The government maintained protection efforts. Although the government did not report comprehensive statistics for the total number of victims identified and assistance provided, the Department of Social Welfare and Development (DSWD) reported serving 1,713 possible trafficking victims, of whom 1,434 were female, compared with 1,465 victims in 2015. DSWD reported assisting 530 victims of illegal recruitment, 465 victims of sex trafficking and 232 victims of labor trafficking. DFA, in collaboration with host governments, NGOs, and international organizations, assisted 348 Filipino potential victims in the Middle East, Asia, Africa, Europe, and the Americas. DFA disbursed 1.6 million pesos ($33,160) from its Assistance to Nationals Fund exclusively for trafficking victim protection and assistance and expended 209,700 pesos ($4,230) for legal assistance to trafficking victims. Through its hotline, the Commission of Filipinos Overseas (CFO) assisted 20 possible trafficking victims, of whom 15 were female and five minors. CFO allocated 800,000 pesos ($16,130) for direct assistance to trafficking victims and their families. The Philippine Overseas Employment Administration (POEA) reported identifying 140 adult trafficking victims, all but two of whom were victims of domestic servitude, but did not report information about services provided to these victims. The government continued to implement formal procedures to identify victims in the Philippines and overseas and to refer them to official agencies or NGO facilities for care. Philippine officials identified victims through law enforcement operations, border screenings, reports to embassies abroad, and calls to the national anti-trafficking help line.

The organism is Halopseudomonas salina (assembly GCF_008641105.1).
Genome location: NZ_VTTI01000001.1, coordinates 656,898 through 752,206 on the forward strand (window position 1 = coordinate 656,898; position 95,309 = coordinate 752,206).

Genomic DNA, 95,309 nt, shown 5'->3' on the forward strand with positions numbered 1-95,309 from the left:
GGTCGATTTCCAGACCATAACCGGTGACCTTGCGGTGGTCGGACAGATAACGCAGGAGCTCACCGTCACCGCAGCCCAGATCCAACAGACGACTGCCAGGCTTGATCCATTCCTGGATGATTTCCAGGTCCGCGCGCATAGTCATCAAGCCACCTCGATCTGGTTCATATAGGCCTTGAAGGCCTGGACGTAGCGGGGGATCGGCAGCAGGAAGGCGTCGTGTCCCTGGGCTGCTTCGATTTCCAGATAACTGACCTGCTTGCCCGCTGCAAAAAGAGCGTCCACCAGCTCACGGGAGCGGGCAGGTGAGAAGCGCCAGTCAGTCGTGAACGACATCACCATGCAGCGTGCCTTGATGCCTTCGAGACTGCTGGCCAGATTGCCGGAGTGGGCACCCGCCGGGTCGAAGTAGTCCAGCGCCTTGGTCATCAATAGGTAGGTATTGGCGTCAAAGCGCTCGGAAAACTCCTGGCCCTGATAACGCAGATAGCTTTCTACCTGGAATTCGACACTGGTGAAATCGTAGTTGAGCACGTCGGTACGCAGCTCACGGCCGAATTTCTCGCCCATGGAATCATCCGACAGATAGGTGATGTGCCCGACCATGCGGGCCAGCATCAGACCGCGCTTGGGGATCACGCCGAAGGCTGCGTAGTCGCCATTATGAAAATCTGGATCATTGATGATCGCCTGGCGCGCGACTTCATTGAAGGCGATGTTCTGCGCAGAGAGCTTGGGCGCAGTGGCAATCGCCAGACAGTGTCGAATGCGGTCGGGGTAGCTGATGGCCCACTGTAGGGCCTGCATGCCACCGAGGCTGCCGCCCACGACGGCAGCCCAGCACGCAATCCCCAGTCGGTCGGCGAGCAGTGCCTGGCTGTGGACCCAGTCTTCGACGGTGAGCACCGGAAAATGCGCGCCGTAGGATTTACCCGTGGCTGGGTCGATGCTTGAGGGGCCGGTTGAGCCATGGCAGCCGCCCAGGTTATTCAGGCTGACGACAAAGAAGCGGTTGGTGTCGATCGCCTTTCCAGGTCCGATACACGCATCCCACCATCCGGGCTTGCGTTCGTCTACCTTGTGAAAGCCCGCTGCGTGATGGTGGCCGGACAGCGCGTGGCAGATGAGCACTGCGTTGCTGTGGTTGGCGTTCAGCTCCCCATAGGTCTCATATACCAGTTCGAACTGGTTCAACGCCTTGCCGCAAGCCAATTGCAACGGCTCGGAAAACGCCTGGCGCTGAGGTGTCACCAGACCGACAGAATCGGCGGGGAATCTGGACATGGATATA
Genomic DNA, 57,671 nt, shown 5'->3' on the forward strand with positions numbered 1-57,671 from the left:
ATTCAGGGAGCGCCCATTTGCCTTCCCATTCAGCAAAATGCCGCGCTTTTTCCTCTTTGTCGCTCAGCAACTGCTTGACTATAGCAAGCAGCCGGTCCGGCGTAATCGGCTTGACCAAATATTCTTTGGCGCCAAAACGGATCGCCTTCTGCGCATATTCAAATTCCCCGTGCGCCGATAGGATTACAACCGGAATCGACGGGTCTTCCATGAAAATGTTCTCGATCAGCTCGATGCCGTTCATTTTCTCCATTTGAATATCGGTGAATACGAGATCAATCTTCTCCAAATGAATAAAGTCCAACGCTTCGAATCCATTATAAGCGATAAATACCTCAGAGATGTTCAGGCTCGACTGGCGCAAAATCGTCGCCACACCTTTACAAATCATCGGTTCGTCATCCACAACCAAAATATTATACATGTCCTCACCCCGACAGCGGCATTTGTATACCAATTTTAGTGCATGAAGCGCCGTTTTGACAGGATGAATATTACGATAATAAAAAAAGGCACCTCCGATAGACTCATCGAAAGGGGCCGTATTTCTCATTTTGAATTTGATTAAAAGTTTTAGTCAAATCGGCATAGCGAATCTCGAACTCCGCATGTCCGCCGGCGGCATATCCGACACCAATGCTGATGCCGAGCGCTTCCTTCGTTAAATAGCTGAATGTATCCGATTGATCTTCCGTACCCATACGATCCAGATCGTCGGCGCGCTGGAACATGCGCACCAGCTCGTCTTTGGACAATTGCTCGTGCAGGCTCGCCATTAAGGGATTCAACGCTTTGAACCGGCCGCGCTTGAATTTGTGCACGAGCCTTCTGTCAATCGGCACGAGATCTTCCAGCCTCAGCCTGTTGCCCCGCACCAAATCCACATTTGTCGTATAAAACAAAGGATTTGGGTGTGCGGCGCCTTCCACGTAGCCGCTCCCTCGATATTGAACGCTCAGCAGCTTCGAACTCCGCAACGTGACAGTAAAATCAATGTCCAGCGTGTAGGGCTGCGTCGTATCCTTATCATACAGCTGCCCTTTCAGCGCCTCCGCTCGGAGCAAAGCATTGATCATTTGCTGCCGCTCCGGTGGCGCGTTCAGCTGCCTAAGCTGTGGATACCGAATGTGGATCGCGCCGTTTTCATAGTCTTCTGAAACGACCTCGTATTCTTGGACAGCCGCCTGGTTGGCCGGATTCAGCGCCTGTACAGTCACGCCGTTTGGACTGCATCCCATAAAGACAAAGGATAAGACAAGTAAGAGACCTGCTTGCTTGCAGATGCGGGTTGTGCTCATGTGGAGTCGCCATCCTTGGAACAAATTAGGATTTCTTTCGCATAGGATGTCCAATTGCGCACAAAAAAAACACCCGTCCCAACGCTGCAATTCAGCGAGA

The government, through its recovery and reintegration program and in partnership with NGOs, provided victims with temporary shelter, psycho-social support, medical services, legal assistance, livelihood assistance, and skills training. It sustained an allocation of approximately 23 million pesos ($463,790) to implement this program. DSWD continued to operate 44 residential care facilities and two halfway houses at border entry points, which provided services to victims of trafficking and other forms of exploitation, but it did not report the number of trafficking victims who received temporary shelter. No DSWD shelter is designated solely for the specialized care of for trafficking victims. Available shelter and other assistance services remained inadequate to address the specific needs of victims, including child victims of online sexual exploitation and male victims. Budget constraints continued to limit victim access to mental health services. Child sex trafficking victims who resided in a shelter and participated as witnesses in prosecutions were often interviewed multiple times and remained in the shelter through the time required for the court case, which may have added additional trauma and delayed reintegration. Adult victims residing in shelters were permitted to leave unchaperoned, provided there were no threats to their personal security or psychological care issues. During the reporting period, Philippine officials maintained a temporary shelter for male Filipino trafficking victims in Saudi Arabia. NGOs delivered the vast majority of specialized services to trafficking victims, although the government provided an unknown funding amount to one NGO-run shelter. The lack of long-term care, absence of mental health services, and familial involvement in facilitating exploitation continued to leave many victims vulnerable to re-trafficking.